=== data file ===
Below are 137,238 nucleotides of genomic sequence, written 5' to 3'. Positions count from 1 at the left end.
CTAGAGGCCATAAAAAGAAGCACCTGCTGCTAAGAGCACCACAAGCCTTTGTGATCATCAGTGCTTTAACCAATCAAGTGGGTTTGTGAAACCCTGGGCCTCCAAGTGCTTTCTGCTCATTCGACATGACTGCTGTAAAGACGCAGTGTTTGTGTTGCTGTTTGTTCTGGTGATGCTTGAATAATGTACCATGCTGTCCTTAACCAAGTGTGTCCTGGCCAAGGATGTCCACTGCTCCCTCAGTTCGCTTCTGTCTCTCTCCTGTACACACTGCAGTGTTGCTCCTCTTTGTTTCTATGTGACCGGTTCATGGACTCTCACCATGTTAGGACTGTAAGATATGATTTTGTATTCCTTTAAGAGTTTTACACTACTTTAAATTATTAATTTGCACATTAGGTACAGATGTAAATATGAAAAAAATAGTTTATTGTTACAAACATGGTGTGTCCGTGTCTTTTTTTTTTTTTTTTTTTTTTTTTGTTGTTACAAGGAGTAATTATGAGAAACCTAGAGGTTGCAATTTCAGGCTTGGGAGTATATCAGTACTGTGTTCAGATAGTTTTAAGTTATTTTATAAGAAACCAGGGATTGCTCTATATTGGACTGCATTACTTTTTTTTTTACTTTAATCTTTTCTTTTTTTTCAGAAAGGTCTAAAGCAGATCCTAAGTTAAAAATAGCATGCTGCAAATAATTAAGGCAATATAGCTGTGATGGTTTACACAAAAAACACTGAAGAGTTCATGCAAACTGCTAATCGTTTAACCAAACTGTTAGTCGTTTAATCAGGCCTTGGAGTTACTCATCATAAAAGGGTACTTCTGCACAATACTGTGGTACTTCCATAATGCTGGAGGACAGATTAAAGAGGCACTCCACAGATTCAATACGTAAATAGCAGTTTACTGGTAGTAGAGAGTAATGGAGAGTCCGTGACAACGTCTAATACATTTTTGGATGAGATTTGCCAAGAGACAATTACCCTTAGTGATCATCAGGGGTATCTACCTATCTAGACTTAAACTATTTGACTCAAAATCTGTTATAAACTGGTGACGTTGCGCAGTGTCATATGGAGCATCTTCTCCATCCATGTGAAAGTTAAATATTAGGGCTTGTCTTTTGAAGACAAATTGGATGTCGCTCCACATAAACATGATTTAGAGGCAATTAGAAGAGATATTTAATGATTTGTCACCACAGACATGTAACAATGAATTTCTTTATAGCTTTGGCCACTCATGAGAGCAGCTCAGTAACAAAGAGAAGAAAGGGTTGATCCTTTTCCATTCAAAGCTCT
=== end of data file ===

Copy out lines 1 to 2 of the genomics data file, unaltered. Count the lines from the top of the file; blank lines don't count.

Below are 137,238 nucleotides of genomic sequence, written 5' to 3'. Positions count from 1 at the left end.
CTAGAGGCCATAAAAAGAAGCACCTGCTGCTAAGAGCACCACAAGCCTTTGTGATCATCAGTGCTTTAACCAATCAAGTGGGTTTGTGAAACCCTGGGCCTCCAAGTGCTTTCTGCTCATTCGACATGACTGCTGTAAAGACGCAGTGTTTGTGTTGCTGTTTGTTCTGGTGATGCTTGAATAATGTACCATGCTGTCCTTAACCAAGTGTGTCCTGGCCAAGGATGTCCACTGCTCCCTCAGTTCGCTTCTGTCTCTCTCCTGTACACACTGCAGTGTTGCTCCTCTTTGTTTCTATGTGACCGGTTCATGGACTCTCACCATGTTAGGACTGTAAGATATGATTTTGTATTCCTTTAAGAGTTTTACACTACTTTAAATTATTAATTTGCACATTAGGTACAGATGTAAATATGAAAAAAATAGTTTATTGTTACAAACATGGTGTGTCCGTGTCTTTTTTTTTTTTTTTTTTTTTTTTTGTTGTTACAAGGAGTAATTATGAGAAACCTAGAGGTTGCAATTTCAGGCTTGGGAGTATATCAGTACTGTGTTCAGATAGTTTTAAGTTATTTTATAAGAAACCAGGGATTGCTCTATATTGGACTGCATTACTTTTTTTTTTACTTTAATCTTTTCTTTTTTTTCAGAAAGGTCTAAAGCAGATCCTAAGTTAAAAATAGCATGCTGCAAATAATTAAGGCAATATAGCTGTGATGGTTTACACAAAAAACACTGAAGAGTTCATGCAAACTGCTAATCGTTTAACCAAACTGTTAGTCGTTTAATCAGGCCTTGGAGTTACTCATCATAAAAGGGTACTTCTGCACAATACTGTGGTACTTCCATAATGCTGGAGGACAGATTAAAGAGGCACTCCACAGATTCAATACGTAAATAGCAGTTTACTGGTAGTAGAGAGTAATGGAGAGTCCGTGACAACGTCTAATACATTTTTGGATGAGATTTGCCAAGAGACAATTACCCTTAGTGATCATCAGGGGTATCTACCTATCTAGACTTAAACTATTTGACTCAAAATCTGTTATAAACTGGTGACGTTGCGCAGTGTCATATGGAGCATCTTCTCCATCCATGTGAAAGTTAAATATTAGGGCTTGTCTTTTGAAGACAAATTGGATGTCGCTCCACATAAACATGATTTAGAGGCAATTAGAAGAGATATTTAATGATTTGTCACCACAGACATGTAACAATGAATTTCTTTATAGCTTTGGCCACTCATGAGAGCAGCTCAGTAACAAAGAGAAGAAAGGGTTGATCCTTTTCCATTCAAAGCTCT